Pros: Not freezing like every other indoor space; break was pretty significant-- 20-ish minutes, AND they allow you to go out and smoke during break? SUCH a godsend.
Cons: The room is massive and there's 1 mic-- sometimes one of the proctors will speak w/o using the mic and you'll have no idea what they said-- this only screwed me up once when I didn't hear anyone call the 5 min warning and thought I was killing this section when I really wasn't...avoid the back of the room if you didn't bring a watch with you; also, there is only one bathroom on the floor (that I was aware of)-- it has 3 stalls. I didn't use the bathroom during break, but I imagine that line sucked (for girls anyway).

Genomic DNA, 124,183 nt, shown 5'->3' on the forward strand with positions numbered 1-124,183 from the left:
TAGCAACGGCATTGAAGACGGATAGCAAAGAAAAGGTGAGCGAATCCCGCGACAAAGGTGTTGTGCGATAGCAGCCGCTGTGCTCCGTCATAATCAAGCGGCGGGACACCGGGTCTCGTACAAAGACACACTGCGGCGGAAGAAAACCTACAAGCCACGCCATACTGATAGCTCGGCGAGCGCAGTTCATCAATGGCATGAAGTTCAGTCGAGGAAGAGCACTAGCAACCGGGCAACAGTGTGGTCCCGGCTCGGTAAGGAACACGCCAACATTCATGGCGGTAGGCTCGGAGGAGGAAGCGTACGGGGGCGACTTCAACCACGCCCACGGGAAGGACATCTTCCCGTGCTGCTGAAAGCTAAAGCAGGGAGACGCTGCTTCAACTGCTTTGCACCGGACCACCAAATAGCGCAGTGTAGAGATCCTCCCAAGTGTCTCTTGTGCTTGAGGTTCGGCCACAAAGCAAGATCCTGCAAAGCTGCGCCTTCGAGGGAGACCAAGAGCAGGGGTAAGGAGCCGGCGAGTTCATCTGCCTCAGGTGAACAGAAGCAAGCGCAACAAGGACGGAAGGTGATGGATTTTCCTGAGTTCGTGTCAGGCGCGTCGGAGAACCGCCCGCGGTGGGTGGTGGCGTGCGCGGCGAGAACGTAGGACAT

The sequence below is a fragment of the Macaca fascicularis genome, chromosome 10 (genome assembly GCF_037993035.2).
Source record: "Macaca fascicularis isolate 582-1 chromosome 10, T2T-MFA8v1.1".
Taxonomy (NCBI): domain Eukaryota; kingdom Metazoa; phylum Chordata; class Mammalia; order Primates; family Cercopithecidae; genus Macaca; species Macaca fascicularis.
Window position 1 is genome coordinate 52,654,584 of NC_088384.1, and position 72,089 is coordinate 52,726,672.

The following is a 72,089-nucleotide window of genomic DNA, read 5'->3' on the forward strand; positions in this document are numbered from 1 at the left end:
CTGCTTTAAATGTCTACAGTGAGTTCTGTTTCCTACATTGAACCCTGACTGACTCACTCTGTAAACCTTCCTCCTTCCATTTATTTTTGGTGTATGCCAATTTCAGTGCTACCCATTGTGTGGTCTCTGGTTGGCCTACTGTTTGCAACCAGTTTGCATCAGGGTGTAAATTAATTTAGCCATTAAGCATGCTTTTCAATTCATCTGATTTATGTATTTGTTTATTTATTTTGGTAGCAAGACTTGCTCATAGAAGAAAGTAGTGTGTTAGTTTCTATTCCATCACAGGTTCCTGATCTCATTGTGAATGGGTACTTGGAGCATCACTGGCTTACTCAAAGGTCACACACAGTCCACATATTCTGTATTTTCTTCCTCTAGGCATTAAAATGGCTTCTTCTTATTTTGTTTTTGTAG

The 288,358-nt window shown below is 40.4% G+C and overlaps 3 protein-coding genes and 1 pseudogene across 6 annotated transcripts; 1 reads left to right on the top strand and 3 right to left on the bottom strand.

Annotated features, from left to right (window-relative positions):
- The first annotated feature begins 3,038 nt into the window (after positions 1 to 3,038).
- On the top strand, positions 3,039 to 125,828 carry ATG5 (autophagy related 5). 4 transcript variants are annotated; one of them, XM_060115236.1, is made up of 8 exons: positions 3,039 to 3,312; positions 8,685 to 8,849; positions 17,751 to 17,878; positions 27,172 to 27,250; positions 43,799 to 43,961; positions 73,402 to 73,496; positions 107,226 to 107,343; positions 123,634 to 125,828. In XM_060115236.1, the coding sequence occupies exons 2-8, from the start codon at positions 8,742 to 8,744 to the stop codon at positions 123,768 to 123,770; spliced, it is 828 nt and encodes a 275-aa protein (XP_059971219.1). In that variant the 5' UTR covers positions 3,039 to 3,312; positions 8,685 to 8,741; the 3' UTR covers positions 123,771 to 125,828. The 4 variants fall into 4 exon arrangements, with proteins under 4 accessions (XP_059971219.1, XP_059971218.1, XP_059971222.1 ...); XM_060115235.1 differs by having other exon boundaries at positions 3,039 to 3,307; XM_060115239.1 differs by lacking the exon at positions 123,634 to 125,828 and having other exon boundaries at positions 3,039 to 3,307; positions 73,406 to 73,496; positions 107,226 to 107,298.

Long Island University, Brentwood, NYEdit
Suffolk County Community College - Riverhead, NYEdit
Comments: Exam was in the Shinnecock Building. Adequate desk space (individual desk, not table, big enough to fit both pages of test book). Proctors were good, kept accurate time. 25 people in a room. Efficient. Got there at 8:30 started reading directions at 9, test ended around 1:30. Proctors walked around the room a little, but it wasn't very disturbing.
A little cold in the room, but not a big deal. Noise level was low.
It was kind of hard to find the right building - I would recommend getting there a little early. Parking is easy (and free) right outside the building (I can only speak for the Shinecock building - but it seemed like parking would be easy all around).
Islandia Marriott HotelEdit